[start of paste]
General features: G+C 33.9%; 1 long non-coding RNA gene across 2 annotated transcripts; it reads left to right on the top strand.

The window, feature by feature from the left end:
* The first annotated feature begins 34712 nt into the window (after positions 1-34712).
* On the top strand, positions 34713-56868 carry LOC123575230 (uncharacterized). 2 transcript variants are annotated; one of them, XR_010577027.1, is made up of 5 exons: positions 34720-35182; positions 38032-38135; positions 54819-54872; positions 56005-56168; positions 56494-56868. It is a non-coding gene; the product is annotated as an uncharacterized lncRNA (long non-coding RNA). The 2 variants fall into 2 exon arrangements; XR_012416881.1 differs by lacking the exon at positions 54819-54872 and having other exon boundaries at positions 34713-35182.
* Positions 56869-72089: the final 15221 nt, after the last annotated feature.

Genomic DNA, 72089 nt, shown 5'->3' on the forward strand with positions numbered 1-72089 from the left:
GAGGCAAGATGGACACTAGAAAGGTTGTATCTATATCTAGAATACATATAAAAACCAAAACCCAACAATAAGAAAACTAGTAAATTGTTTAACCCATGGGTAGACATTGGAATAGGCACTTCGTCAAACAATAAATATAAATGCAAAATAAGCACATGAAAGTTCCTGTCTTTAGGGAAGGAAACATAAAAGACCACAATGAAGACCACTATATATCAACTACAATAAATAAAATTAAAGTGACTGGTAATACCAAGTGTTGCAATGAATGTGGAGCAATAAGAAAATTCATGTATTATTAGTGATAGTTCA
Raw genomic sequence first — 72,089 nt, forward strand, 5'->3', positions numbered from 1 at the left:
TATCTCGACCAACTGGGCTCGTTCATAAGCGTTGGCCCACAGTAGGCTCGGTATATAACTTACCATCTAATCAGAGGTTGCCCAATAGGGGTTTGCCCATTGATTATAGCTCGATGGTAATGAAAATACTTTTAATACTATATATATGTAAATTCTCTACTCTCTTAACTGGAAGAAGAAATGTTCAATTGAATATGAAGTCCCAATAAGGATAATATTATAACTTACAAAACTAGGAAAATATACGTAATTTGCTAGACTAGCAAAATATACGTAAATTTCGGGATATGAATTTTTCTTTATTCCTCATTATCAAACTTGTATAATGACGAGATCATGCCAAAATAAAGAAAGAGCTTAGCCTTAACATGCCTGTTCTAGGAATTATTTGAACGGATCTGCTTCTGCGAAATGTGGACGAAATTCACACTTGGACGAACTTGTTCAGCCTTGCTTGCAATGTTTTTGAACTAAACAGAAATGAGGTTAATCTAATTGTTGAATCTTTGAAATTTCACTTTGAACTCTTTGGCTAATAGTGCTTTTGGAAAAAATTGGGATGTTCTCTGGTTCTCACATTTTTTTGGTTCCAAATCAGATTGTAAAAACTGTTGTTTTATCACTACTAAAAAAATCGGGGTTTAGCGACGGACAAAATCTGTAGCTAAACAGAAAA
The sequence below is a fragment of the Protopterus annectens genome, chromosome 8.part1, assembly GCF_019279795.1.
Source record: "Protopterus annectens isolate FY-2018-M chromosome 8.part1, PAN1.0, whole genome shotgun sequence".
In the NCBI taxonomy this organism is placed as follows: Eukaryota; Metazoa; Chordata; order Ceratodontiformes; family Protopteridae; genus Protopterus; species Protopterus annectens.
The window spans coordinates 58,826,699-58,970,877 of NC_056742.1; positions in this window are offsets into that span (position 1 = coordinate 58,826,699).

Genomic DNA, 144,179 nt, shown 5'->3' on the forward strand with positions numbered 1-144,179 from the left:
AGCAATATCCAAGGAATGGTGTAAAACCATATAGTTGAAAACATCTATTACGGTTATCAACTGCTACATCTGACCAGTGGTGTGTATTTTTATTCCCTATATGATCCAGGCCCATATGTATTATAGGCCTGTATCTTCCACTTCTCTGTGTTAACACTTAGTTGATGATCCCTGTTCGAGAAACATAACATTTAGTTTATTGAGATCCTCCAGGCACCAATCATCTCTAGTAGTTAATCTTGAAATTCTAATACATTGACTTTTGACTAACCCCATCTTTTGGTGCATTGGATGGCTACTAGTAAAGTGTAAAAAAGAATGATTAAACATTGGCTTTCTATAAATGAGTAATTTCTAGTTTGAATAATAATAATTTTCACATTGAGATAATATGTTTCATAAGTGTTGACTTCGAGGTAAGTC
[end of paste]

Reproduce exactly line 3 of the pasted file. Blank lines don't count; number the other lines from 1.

* The first annotated feature begins 34712 nt into the window (after positions 1-34712).